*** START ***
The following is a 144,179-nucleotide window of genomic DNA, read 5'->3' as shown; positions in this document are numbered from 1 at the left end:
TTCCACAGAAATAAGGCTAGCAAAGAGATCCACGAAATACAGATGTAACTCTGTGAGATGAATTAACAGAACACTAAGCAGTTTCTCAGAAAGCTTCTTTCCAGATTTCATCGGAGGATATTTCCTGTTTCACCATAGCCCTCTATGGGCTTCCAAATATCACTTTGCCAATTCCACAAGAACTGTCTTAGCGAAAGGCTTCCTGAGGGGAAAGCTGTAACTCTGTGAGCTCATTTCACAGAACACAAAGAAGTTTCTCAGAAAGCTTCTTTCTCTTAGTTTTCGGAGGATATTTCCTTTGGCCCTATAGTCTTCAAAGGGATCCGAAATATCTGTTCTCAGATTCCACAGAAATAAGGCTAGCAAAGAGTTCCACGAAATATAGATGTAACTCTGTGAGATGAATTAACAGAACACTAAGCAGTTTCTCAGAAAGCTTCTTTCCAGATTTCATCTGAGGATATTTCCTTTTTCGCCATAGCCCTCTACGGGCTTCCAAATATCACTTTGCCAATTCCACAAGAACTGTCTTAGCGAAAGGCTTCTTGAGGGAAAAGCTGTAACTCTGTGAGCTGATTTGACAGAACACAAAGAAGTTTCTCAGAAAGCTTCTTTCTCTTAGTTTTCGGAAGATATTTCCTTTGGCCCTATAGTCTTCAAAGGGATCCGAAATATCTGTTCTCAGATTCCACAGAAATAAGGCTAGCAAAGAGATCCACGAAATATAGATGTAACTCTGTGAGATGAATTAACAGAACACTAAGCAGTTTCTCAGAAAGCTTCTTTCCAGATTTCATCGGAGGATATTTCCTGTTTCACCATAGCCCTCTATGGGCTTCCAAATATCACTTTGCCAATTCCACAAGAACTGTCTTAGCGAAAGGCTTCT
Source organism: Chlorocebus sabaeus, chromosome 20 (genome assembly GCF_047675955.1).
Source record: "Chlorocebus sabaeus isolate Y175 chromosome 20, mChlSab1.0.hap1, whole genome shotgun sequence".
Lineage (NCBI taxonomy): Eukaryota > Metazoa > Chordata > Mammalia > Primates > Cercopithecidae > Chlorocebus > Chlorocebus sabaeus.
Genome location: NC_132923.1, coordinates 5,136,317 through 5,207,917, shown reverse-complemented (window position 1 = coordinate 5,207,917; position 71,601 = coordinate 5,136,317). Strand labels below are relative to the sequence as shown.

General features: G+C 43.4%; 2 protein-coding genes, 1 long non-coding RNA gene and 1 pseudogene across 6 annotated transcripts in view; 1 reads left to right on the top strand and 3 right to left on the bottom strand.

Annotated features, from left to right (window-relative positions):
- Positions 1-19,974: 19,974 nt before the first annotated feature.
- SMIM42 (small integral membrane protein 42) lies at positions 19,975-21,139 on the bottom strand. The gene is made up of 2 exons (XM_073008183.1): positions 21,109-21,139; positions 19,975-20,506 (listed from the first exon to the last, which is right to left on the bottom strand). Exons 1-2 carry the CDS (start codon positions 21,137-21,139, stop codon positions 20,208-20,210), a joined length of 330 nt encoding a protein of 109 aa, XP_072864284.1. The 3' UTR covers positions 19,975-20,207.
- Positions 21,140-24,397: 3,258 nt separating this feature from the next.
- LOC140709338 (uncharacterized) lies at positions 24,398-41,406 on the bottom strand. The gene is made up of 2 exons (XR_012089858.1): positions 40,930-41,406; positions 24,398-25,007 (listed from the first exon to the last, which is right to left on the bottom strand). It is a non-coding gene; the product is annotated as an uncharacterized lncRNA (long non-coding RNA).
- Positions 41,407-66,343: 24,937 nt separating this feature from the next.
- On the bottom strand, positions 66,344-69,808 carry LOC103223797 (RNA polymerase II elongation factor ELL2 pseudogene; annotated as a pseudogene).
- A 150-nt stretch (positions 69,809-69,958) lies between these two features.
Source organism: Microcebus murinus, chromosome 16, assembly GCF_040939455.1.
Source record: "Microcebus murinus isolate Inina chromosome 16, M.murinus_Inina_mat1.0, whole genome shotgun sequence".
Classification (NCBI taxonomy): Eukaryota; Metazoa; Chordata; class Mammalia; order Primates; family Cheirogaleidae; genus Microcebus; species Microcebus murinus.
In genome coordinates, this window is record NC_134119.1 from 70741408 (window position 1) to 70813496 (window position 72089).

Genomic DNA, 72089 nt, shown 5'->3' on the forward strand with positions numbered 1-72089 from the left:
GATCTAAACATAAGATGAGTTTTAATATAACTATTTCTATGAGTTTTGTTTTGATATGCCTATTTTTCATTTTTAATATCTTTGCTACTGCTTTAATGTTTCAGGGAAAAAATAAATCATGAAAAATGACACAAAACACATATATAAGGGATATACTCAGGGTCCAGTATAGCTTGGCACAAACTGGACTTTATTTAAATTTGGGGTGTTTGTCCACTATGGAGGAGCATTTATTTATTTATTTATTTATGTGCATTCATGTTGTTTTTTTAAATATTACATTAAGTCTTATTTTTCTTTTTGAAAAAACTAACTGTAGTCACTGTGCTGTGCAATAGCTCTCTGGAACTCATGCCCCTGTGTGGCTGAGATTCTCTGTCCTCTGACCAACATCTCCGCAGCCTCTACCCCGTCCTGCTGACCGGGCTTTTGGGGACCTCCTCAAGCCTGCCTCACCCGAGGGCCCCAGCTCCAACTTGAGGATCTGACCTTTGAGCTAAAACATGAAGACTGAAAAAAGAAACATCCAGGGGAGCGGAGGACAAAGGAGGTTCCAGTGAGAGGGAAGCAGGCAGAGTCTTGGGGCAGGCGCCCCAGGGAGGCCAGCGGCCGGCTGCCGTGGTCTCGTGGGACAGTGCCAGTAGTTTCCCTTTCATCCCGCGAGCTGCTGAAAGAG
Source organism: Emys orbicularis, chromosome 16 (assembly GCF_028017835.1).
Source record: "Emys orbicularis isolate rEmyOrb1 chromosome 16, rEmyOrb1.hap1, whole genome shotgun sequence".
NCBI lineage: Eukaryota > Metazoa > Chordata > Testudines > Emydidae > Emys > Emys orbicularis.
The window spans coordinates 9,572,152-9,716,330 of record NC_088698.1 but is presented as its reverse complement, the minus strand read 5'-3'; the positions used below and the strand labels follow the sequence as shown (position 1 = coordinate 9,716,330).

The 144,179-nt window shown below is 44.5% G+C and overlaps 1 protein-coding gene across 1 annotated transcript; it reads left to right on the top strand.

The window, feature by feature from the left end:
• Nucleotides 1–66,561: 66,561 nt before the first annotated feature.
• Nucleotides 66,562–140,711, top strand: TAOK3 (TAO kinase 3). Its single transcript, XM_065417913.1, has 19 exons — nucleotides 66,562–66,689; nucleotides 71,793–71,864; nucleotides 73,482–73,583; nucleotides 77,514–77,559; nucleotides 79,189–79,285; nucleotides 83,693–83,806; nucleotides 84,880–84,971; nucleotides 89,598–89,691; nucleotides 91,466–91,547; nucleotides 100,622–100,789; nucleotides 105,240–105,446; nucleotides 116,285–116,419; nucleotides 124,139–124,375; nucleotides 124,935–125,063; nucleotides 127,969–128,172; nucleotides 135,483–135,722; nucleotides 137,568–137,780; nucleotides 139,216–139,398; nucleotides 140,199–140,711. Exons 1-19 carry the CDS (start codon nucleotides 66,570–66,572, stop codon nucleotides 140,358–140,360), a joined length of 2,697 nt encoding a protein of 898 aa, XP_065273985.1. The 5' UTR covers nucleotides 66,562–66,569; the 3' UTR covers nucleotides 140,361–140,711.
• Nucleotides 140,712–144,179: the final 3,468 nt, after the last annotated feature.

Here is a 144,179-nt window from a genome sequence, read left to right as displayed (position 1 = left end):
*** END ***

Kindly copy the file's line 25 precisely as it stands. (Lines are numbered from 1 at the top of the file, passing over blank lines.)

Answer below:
The window spans coordinates 9,572,152-9,716,330 of record NC_088698.1 but is presented as its reverse complement, the minus strand read 5'-3'; the positions used below and the strand labels follow the sequence as shown (position 1 = coordinate 9,716,330).